Weather and glacier conditions are the key considerations. Conditions usually ease significantly (becoming less miserable) by late April or early May, and that is when the narrow window of opportunity opens. Though some early arrivals can be expected during the last half of April, the rush to the mountain begins in earnest during May. June is the busiest month, with the largest number of successful climbs tending to occur in mid-June. As the climbing season wears on, warming temperatures yield increasingly dangerous climbing conditions (more frequent avalanches, riskier crevasse crossings, etc.) and pilots begin refusing to shuttle climbers from Talkeetna to the mountain's Kahiltna Glacier base camp (where the deteriorated glacial surface eventually poses unacceptable risks).
Of the 1,148 people who had registered for a Denali climb as of May 5 (see the Postscript), 130 were already on the mountain. None of the climbing parties had managed to summit by May 5, however, and four climbers had already abandoned the effort.
If you'd like more current information, the Talkeetna Ranger Station registration staff maintains a 24-hour mountaineering statistics line at (907)733-9127. A voice recording (updated daily) provides the number of registered climbers, the number of climbers currently on the mountain, and the total recorded summits. (The same information is also supplied for Mt. Foraker.) A summary of current climbing statistics is also available online at this site.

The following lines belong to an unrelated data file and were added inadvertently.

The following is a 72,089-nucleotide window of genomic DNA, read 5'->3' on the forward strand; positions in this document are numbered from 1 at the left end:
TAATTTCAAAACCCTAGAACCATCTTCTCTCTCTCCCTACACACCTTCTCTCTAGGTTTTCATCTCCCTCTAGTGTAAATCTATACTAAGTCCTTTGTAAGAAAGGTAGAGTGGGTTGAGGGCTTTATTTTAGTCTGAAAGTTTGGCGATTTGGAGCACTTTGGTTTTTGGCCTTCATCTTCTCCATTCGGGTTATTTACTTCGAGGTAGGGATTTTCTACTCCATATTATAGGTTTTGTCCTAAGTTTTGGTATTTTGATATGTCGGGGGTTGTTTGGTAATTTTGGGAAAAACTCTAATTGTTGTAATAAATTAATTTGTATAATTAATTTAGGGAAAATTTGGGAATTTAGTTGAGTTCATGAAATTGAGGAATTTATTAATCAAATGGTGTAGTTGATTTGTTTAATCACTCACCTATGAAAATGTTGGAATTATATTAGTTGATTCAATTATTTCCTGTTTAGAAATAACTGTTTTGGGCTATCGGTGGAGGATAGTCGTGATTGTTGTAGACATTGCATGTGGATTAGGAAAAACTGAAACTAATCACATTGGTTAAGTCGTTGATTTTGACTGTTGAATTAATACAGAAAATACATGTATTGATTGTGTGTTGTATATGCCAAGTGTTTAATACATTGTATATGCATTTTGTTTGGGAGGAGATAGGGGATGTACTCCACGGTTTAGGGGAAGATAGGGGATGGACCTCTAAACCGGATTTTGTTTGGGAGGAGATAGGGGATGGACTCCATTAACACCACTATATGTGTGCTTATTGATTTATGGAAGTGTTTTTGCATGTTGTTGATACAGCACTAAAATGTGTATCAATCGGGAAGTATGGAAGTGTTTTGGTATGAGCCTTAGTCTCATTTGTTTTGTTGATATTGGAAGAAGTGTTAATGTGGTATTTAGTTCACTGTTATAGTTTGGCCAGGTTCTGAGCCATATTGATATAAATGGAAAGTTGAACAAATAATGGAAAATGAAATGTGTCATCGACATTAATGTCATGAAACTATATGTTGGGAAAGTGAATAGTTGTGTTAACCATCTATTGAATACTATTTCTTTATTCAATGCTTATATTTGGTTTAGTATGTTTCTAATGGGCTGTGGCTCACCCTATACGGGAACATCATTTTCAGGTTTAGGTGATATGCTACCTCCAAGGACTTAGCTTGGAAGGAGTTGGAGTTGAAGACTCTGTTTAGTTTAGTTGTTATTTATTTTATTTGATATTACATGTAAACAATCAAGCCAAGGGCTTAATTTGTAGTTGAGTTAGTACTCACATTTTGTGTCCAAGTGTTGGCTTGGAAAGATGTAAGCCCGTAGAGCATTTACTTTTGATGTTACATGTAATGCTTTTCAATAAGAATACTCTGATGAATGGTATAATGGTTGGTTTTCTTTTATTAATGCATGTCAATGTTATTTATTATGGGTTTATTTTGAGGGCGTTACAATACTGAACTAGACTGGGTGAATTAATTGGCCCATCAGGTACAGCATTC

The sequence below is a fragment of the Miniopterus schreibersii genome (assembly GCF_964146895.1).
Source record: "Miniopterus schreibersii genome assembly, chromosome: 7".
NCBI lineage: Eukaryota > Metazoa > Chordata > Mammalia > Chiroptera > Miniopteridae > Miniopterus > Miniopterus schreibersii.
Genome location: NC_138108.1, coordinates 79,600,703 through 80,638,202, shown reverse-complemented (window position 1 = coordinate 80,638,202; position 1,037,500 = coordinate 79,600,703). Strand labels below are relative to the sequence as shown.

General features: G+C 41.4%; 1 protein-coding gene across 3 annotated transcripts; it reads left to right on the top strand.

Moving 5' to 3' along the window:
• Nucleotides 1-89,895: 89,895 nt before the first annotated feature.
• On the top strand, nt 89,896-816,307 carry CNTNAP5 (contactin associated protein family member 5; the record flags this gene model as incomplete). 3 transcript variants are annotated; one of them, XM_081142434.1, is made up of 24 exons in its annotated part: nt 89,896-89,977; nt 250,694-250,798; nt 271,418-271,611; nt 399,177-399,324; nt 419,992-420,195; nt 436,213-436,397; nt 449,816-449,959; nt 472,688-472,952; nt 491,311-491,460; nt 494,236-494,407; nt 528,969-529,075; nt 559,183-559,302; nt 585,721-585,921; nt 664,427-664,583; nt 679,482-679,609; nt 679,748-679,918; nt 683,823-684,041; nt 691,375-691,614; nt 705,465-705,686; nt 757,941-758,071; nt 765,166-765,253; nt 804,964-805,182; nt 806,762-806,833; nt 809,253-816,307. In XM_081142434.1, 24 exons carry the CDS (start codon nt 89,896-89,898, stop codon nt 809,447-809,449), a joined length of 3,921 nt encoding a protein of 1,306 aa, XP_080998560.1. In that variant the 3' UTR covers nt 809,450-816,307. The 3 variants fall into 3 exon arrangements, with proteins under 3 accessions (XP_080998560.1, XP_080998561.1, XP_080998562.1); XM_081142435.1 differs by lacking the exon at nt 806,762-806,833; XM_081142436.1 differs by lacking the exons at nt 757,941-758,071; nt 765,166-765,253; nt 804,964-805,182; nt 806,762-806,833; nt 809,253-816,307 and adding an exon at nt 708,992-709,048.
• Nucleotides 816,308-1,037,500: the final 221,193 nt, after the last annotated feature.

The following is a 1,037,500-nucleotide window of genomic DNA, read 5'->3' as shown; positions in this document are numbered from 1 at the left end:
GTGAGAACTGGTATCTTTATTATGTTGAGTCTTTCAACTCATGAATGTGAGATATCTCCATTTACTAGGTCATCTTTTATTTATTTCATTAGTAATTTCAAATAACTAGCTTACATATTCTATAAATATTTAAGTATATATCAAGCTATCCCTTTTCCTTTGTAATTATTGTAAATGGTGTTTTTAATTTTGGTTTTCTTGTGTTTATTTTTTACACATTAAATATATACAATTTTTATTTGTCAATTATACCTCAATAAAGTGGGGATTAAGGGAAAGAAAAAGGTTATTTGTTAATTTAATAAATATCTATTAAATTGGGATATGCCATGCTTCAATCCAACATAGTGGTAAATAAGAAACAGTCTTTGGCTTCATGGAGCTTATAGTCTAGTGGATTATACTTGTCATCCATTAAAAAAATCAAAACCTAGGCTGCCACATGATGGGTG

What climate warming portends for the Denali climbing season -- and for climbing conditions -- remains pretty much anybody's guess. However, in a typical year the climbing season has been over by early- or mid-July.
You can attempt a Denali climb outside the traditional climbing season, provided that you meet all of the Park Service requirements and are willing to begin your adventure with a very long trek (50+ miles from the nearest road), ascend further than the typical climber (an entire flank of the world's steepest-rising great mountain), and accept above-normal risks.
Postscript: The National Park Service regulates Denali climbing very strictly and provides or coordinates mountaineering services and programs that are difficult and expensive to maintain. Here is the gist of the NPS regulations:
All climbers attempting Mt. McKinley (20,320 feet) or Mt. Foraker (17,400 feet) must register with Denali National Park and Preserve. The strictly enforced 60-day pre-registration regulation allows mountaineering rangers to have direct contact with climbers before they arrive in Talkeetna. In doing so, rangers are able to suggest appropriate routes for different levels of expertise and offer first-hand knowledge of conditions encountered in the Alaska Range. Those attempting Mt. McKinley and Mt. Foraker must also pay a special use fee of $200.00 per climber, in addition to the park entrance fee ($10.00 per person or $20.00 per family). The special use fee offsets costs to the park related to mountaineering such as maintaining the high-altitude ranger camps, hiring seasonal staff, providing mountaineering booklets and information, and keeping the mountain environment clean.
The Denali National Park and Preserve Mountaineering Booklet, available in eight languages, covers mandatory requirements, search and rescue information, clean climbing ethics, high altitude medical issues, glacier hazards, and self-sufficiency. Climbers should have a solid understanding of the extreme mental and physical stresses associated with high altitude mountaineering.